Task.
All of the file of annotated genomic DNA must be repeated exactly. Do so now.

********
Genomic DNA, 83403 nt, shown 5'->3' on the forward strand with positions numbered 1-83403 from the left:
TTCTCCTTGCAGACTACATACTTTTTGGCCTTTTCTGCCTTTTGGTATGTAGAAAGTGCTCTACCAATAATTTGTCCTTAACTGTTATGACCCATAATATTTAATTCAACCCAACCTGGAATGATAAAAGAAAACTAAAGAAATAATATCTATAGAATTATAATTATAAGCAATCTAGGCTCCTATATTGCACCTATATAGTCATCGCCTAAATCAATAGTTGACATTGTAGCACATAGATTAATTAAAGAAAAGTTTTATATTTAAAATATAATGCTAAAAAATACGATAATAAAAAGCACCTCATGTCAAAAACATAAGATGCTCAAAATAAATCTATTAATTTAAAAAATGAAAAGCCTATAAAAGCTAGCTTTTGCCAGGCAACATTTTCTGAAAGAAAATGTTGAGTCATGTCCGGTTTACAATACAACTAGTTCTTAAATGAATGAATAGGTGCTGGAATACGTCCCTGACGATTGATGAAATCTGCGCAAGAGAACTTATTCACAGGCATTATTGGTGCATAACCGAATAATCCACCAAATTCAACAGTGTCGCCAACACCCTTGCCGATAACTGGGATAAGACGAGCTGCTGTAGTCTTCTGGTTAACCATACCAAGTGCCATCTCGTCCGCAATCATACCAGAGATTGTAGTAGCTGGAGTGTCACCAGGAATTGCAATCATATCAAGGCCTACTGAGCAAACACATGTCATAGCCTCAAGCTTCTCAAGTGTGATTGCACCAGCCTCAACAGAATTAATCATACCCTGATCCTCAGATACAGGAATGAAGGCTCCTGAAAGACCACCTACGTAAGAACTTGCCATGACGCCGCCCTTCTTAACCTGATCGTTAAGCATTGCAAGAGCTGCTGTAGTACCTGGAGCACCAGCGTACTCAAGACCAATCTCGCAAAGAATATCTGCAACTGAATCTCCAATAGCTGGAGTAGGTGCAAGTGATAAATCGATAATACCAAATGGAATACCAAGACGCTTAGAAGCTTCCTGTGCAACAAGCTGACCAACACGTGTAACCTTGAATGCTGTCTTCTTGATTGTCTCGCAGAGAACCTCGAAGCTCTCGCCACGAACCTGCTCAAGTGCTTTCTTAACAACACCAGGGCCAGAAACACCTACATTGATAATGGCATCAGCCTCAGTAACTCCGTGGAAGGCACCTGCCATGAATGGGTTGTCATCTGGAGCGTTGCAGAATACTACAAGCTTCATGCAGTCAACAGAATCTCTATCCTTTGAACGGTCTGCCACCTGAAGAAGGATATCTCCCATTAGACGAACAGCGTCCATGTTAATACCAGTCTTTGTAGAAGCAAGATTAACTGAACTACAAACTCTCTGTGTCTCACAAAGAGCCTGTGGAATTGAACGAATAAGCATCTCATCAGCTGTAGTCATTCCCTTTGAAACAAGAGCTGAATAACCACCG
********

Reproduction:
Genomic DNA, 83403 nt, shown 5'->3' on the forward strand with positions numbered 1-83403 from the left:
TTCTCCTTGCAGACTACATACTTTTTGGCCTTTTCTGCCTTTTGGTATGTAGAAAGTGCTCTACCAATAATTTGTCCTTAACTGTTATGACCCATAATATTTAATTCAACCCAACCTGGAATGATAAAAGAAAACTAAAGAAATAATATCTATAGAATTATAATTATAAGCAATCTAGGCTCCTATATTGCACCTATATAGTCATCGCCTAAATCAATAGTTGACATTGTAGCACATAGATTAATTAAAGAAAAGTTTTATATTTAAAATATAATGCTAAAAAATACGATAATAAAAAGCACCTCATGTCAAAAACATAAGATGCTCAAAATAAATCTATTAATTTAAAAAATGAAAAGCCTATAAAAGCTAGCTTTTGCCAGGCAACATTTTCTGAAAGAAAATGTTGAGTCATGTCCGGTTTACAATACAACTAGTTCTTAAATGAATGAATAGGTGCTGGAATACGTCCCTGACGATTGATGAAATCTGCGCAAGAGAACTTATTCACAGGCATTATTGGTGCATAACCGAATAATCCACCAAATTCAACAGTGTCGCCAACACCCTTGCCGATAACTGGGATAAGACGAGCTGCTGTAGTCTTCTGGTTAACCATACCAAGTGCCATCTCGTCCGCAATCATACCAGAGATTGTAGTAGCTGGAGTGTCACCAGGAATTGCAATCATATCAAGGCCTACTGAGCAAACACATGTCATAGCCTCAAGCTTCTCAAGTGTGATTGCACCAGCCTCAACAGAATTAATCATACCCTGATCCTCAGATACAGGAATGAAGGCTCCTGAAAGACCACCTACGTAAGAACTTGCCATGACGCCGCCCTTCTTAACCTGATCGTTAAGCATTGCAAGAGCTGCTGTAGTACCTGGAGCACCAGCGTACTCAAGACCAATCTCGCAAAGAATATCTGCAACTGAATCTCCAATAGCTGGAGTAGGTGCAAGTGATAAATCGATAATACCAAATGGAATACCAAGACGCTTAGAAGCTTCCTGTGCAACAAGCTGACCAACACGTGTAACCTTGAATGCTGTCTTCTTGATTGTCTCGCAGAGAACCTCGAAGCTCTCGCCACGAACCTGCTCAAGTGCTTTCTTAACAACACCAGGGCCAGAAACACCTACATTGATAATGGCATCAGCCTCAGTAACTCCGTGGAAGGCACCTGCCATGAATGGGTTGTCATCTGGAGCGTTGCAGAATACTACAAGCTTCATGCAGTCAACAGAATCTCTATCCTTTGAACGGTCTGCCACCTGAAGAAGGATATCTCCCATTAGACGAACAGCGTCCATGTTAATACCAGTCTTTGTAGAAGCAAGATTAACTGAACTACAAACTCTCTGTGTCTCACAAAGAGCCTGTGGAATTGAACGAATAAGCATCTCATCAGCTGTAGTCATTCCCTTTGAAACAAGAGCTGAATAACCACCG